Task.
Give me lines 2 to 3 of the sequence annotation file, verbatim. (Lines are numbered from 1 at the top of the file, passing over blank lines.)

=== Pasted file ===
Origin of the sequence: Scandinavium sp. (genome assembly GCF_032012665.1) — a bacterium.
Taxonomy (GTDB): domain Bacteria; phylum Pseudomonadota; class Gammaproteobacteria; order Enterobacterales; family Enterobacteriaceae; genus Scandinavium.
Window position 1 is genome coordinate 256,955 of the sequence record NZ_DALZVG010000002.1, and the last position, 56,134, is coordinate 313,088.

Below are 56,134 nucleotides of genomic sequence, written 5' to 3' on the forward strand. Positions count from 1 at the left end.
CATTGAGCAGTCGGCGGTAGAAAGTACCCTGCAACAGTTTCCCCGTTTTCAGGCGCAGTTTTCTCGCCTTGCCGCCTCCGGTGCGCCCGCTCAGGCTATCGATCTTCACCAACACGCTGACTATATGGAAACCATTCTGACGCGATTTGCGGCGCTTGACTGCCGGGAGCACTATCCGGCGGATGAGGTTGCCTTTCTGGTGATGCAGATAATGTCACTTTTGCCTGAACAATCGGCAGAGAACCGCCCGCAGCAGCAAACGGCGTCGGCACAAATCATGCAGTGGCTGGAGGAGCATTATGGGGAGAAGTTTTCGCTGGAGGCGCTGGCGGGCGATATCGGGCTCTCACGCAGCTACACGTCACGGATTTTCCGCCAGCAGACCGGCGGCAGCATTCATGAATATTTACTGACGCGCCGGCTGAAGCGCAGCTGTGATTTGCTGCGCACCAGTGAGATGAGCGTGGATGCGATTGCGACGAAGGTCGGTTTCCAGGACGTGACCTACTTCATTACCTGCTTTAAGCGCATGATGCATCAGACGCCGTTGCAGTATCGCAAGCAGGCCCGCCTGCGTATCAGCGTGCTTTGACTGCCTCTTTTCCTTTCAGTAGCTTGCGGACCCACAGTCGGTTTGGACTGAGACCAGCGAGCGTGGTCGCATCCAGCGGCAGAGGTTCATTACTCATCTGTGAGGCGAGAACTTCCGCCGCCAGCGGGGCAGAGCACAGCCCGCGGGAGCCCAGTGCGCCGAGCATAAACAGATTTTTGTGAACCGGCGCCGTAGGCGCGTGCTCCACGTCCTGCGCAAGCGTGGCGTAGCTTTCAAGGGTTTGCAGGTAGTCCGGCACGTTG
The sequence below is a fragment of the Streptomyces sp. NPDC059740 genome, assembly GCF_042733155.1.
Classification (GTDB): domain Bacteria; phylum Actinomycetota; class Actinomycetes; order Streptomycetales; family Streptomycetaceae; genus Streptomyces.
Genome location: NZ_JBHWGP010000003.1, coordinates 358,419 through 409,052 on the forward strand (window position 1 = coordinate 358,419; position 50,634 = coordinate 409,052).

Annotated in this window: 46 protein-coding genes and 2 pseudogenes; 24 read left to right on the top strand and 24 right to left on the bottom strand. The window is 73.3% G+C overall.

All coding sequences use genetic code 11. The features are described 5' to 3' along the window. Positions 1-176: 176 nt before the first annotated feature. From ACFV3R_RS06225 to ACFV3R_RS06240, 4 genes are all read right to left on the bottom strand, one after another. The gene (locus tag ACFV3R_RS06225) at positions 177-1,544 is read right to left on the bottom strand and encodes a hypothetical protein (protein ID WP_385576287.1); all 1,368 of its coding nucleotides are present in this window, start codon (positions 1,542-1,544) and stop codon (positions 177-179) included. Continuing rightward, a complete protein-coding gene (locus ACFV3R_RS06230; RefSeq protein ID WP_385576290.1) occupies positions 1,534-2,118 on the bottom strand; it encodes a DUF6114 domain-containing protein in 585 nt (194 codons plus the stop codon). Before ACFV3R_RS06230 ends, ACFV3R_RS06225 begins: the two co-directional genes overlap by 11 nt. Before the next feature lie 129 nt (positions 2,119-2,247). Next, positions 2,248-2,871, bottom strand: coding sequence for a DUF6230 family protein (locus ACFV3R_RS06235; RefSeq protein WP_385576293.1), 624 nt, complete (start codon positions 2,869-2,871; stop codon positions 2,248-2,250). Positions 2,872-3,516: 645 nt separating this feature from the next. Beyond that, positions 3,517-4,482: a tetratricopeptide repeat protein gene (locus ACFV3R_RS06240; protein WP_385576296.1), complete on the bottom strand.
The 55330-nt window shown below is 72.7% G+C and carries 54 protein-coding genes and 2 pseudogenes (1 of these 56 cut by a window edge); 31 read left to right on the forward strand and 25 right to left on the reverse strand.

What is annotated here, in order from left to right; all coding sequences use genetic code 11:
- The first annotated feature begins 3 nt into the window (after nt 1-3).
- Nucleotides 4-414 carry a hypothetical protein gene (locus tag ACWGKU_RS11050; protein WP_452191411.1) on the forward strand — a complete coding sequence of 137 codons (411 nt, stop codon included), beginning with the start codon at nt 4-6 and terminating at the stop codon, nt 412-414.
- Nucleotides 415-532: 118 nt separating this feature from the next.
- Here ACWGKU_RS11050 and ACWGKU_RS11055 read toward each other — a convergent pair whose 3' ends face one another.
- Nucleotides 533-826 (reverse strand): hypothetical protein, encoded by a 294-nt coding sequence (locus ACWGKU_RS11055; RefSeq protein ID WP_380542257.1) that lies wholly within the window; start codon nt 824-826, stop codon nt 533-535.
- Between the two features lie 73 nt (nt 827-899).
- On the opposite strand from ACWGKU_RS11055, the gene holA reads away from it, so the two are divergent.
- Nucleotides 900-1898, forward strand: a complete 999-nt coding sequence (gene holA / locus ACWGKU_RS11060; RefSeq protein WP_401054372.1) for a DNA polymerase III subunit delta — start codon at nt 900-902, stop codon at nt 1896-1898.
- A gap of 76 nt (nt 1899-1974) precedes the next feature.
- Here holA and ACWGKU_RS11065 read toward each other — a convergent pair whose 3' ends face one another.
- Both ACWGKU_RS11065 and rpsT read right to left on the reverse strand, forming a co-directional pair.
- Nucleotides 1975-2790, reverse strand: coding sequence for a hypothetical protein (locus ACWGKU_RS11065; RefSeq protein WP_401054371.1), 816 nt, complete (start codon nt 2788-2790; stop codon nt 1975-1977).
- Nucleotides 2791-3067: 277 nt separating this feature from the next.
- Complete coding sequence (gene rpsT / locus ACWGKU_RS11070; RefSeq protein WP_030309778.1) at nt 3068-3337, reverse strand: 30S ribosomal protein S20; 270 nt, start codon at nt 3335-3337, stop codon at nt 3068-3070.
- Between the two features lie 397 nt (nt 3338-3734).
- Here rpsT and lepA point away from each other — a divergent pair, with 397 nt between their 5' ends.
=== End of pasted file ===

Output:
Taxonomy (GTDB): domain Bacteria; phylum Pseudomonadota; class Gammaproteobacteria; order Enterobacterales; family Enterobacteriaceae; genus Scandinavium.
Window position 1 is genome coordinate 256,955 of the sequence record NZ_DALZVG010000002.1, and the last position, 56,134, is coordinate 313,088.